STAR FOR ALL SEASONS

MANILA, December 26, 2003 (STAR) By Rudy A. Fernandez - Vilma Santos, acclaimed as moviedom’s "Star for All Seasons," has been immortalized in "another world."

It is the world of floriculture, or the art and science of growing and propagating flowers and other ornamentals.

Not long ago, a hybrid gumamela (scientific name: Hibiscus rosasinensis) was launched by the University of the Philippines-Institute of Plant Breeding (UPLB-IPB) in honor of the talented, multi-awarded actress.

Named "Hibiscus rosasinensis: Star for All Seasons," the Vilma gumamela is the first in IPB’s new batch of Hibiscus hybrids, the Celebrity Star Series, to be named after veteran and accomplished Filipino actresses.

A hybrid is the product of crossing of two plants with superior qualities. These superior qualities of both parents are passed on to the seed and results in a phenomenon called "hybrid vigor" or "heterosis."

UPLB-IPB’s breeding program of Hibiscus began in December 1994. The generation of hybrids using locally available cultivates and new hybrids from Hawaii (USA) and Australia was spearheaded by noted plant breeder Reynold Pimentel.

In 1998, in time for the country’s Centennial celebration of Philippine Independence, the gumamelas composing the first batch dubbed "Centennial Series" were named after heroines who dedicated their lives to the country’s freedom and liberation from three centuries of Spanish colonization and four decades of American rule.

This was followed by the Millennium Series launched in 2000, which served as a tribute to Filipino woman-scientists who have contributed considerably to the advancement of Philippine agriculture.

The Hibiscus hybrids in the Celebrity Star Series were selected from the 3,000 progeny seedlings from the mass hybridization conducted in 1998, reported Dr. Candida Adalla, the first woman to become dean of the UPLB College of Agriculture since it was founded on the foothills of legendary Mt. Makiling in 1909.

Dr. Adalla and Pimentel presented Hibiscus rosasinensis: Star for All Seasons plant to Mayor Vilma Santos during the Lipa City (Batangas) 56th Foundation Day celebration last Aug. 25.

The actress-mayor was ecstatic in thanking UP Los Baños for giving her that honor and privilege.

In her extemporaneous speech, the petite actress-politician, in jest, cited the plant’s "semi-dwarf" character, saying that she would be eternally grateful for UPLB’s gesture of naming a gumamela hybrid after her.

Records show, according to Dr. Adalla, that Chinese traders introduced Hibiscus to the Philippines long before the coming of the Spaniards. Fr. Manuel Blanco, a Spanish priest, described Hibiscus in the country in his book Flora de Manila published in 1883.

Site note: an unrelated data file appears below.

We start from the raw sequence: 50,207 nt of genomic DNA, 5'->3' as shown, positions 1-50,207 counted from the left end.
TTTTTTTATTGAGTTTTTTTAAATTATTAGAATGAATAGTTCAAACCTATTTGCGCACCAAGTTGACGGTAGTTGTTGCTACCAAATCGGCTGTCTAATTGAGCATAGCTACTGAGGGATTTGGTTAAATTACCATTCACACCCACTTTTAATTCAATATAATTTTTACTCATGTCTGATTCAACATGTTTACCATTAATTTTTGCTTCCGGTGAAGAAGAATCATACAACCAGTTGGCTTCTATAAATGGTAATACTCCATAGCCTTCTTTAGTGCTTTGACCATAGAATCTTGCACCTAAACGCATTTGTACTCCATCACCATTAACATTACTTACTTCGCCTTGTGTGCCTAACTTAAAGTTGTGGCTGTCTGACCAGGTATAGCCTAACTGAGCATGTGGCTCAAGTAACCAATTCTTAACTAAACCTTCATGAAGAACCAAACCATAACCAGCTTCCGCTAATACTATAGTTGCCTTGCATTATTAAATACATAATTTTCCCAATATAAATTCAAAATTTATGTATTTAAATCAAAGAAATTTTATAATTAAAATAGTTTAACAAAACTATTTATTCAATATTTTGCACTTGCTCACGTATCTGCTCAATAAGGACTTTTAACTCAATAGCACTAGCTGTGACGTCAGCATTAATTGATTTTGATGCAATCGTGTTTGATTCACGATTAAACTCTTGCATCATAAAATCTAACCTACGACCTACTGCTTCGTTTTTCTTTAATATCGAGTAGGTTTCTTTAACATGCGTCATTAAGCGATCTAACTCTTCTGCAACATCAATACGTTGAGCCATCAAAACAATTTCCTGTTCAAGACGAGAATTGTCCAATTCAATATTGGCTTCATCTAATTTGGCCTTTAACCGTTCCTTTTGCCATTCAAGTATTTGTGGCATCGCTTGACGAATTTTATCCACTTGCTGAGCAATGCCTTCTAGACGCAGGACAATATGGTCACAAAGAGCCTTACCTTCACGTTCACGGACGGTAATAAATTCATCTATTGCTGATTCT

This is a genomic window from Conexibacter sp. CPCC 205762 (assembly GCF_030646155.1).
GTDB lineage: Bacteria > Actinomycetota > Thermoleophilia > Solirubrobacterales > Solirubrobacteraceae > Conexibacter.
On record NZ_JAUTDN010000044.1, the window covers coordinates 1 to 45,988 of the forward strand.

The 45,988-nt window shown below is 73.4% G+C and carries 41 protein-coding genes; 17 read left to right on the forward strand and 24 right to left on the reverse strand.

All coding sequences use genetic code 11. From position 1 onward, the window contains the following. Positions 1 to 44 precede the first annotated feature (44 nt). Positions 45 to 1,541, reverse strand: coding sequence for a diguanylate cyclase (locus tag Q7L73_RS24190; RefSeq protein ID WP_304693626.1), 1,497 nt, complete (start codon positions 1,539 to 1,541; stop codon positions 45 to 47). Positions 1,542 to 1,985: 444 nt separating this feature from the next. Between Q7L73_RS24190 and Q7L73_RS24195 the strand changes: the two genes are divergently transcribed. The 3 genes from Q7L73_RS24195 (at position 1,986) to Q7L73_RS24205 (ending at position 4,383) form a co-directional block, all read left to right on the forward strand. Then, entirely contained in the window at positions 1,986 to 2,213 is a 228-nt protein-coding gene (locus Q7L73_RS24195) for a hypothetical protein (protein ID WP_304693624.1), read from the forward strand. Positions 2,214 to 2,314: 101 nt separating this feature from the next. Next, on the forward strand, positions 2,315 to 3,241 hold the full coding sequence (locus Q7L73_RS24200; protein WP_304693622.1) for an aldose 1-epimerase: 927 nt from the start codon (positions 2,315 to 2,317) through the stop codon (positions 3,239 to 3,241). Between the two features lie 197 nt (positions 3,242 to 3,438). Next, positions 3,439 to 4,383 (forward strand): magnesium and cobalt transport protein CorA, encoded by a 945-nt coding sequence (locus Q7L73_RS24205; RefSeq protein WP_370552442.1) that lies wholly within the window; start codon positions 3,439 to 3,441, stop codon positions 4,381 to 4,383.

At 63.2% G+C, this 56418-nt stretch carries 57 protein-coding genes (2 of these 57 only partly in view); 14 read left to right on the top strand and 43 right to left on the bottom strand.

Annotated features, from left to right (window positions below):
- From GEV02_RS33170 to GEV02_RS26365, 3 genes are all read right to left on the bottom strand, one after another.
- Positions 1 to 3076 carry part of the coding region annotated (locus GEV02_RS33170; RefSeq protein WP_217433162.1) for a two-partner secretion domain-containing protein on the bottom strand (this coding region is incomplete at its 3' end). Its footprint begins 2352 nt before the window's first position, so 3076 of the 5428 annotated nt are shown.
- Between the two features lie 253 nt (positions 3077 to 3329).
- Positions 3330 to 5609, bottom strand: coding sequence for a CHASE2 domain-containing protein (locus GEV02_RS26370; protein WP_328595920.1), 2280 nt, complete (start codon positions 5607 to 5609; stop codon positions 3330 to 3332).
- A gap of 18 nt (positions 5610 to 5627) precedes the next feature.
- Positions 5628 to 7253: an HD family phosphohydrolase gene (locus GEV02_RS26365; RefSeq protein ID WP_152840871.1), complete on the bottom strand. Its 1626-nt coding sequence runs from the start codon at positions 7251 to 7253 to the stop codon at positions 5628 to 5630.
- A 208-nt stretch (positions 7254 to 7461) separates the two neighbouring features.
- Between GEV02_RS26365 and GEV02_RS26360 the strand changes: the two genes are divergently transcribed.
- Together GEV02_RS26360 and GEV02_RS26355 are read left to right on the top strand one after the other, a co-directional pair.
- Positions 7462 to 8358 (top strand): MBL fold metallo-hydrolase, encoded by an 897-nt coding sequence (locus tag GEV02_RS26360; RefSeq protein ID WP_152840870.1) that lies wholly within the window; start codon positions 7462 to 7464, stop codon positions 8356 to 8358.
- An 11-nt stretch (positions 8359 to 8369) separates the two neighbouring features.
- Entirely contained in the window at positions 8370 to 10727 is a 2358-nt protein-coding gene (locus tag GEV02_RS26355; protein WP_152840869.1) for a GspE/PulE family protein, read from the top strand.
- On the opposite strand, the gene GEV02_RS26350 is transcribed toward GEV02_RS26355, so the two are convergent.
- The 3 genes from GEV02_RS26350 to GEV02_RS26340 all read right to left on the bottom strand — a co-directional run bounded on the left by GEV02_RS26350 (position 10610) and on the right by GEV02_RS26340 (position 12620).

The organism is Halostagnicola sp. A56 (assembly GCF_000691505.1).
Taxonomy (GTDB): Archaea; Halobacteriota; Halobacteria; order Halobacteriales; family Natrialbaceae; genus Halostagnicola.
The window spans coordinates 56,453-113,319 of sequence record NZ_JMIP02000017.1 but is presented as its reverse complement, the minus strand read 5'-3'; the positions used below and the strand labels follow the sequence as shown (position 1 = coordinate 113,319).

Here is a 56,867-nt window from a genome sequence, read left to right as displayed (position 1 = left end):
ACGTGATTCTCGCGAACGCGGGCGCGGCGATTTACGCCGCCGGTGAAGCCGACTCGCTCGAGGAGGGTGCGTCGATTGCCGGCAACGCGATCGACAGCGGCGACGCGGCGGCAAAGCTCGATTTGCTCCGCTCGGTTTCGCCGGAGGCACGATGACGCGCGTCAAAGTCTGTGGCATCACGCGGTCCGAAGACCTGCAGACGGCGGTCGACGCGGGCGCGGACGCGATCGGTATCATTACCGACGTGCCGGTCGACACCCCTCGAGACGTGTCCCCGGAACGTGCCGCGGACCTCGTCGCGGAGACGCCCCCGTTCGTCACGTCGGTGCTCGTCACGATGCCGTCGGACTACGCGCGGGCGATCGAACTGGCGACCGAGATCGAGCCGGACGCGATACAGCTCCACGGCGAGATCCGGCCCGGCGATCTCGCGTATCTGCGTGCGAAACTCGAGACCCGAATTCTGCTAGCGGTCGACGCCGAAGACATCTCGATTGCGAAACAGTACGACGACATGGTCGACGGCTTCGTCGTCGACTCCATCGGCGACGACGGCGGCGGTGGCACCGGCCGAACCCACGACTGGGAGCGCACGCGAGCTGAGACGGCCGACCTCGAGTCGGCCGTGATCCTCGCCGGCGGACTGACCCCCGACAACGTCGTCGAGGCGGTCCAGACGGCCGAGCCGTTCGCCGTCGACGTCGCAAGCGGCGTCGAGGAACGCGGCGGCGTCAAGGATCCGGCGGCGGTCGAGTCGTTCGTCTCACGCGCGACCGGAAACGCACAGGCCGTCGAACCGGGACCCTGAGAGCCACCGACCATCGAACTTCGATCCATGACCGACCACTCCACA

The American colonizers who came to the country in the 1990s introduced new forms and cultivates. Since then, Hibiscus has become a common planting materials adorning most Filipino home gardens and public places.

More Hibiscus hybrids bred by UPLB-IPB are in the pipeline and planned to be named after deserving movie stars, among them, as intimated to The STAR by some sources: HR: Super Star; HR: Mega Star; and HR; Diamond Star.

Varieties Ara and Assunta, which are both hybrids, and Rica and Rosanna, both open-pollinated, were bred under a project supported by the Department of Agriculture-Bureau of Agricultural Research (DA-BAR).

The four new tomato varieties are now being introduced to farmers, especially vegetable growers, reported Dr. Josefina Narciso of UPLB-IPB.

In fact, there have been reservations for seeds of the varieties, which are all-season; moderately resistant to bacterial wilt, one of the most serious diseases attacking tomato; and can be harvested 57-60 days after transplanting.

Ara (codenamed XTH 6174) and Assunta (XTH 6137) have the potential yield of 30-50 tons per hectare and have firm, plum fruits (30-60 grams per fruit).

Rica (TmL 95-12) can yield 10-30 t/ha during the wet season and 20-50 t/ha during the dry season. It has firm, plum fruits (30-60 g/fruit).

Rosanna (TmL 95-03) has the potential of 10-30 t/ha during the wet season and 20-40 t/ha during the dry season. It has firm, high round fruits (30-40 g/fruit).

Now, aside from naming their pets after their favorite stars, cinema buffs can add to their collections in their gumamela hybrids named after the movie stars.

Or plant those tomatoes named after the lovable and voluptuous sirens in their backyards or fields and when harvest time comes, they can cheerily say: "It’s time to reap Ara, Assunta, Rica, or Rosanna."


Reported by: Sol Jose Vanzi

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